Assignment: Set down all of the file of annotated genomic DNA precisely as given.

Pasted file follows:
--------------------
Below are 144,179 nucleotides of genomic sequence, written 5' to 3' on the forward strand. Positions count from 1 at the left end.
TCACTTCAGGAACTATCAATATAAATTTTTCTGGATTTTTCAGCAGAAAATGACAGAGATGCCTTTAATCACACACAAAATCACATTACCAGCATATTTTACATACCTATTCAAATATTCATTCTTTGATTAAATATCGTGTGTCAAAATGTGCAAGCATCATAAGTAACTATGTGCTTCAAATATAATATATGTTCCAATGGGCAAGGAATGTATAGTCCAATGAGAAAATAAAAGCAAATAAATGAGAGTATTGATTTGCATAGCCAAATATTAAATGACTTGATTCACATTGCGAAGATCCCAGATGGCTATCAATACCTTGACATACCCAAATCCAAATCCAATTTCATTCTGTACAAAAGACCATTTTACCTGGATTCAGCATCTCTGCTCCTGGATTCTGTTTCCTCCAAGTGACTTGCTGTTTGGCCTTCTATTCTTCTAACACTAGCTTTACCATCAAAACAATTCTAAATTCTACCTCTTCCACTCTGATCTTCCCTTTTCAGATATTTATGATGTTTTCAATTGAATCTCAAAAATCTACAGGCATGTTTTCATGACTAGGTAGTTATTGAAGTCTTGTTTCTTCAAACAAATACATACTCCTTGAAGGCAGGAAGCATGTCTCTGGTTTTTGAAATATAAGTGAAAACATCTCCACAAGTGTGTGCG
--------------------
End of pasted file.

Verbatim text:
Below are 144,179 nucleotides of genomic sequence, written 5' to 3' on the forward strand. Positions count from 1 at the left end.
TCACTTCAGGAACTATCAATATAAATTTTTCTGGATTTTTCAGCAGAAAATGACAGAGATGCCTTTAATCACACACAAAATCACATTACCAGCATATTTTACATACCTATTCAAATATTCATTCTTTGATTAAATATCGTGTGTCAAAATGTGCAAGCATCATAAGTAACTATGTGCTTCAAATATAATATATGTTCCAATGGGCAAGGAATGTATAGTCCAATGAGAAAATAAAAGCAAATAAATGAGAGTATTGATTTGCATAGCCAAATATTAAATGACTTGATTCACATTGCGAAGATCCCAGATGGCTATCAATACCTTGACATACCCAAATCCAAATCCAATTTCATTCTGTACAAAAGACCATTTTACCTGGATTCAGCATCTCTGCTCCTGGATTCTGTTTCCTCCAAGTGACTTGCTGTTTGGCCTTCTATTCTTCTAACACTAGCTTTACCATCAAAACAATTCTAAATTCTACCTCTTCCACTCTGATCTTCCCTTTTCAGATATTTATGATGTTTTCAATTGAATCTCAAAAATCTACAGGCATGTTTTCATGACTAGGTAGTTATTGAAGTCTTGTTTCTTCAAACAAATACATACTCCTTGAAGGCAGGAAGCATGTCTCTGGTTTTTGAAATATAAGTGAAAACATCTCCACAAGTGTGTGCG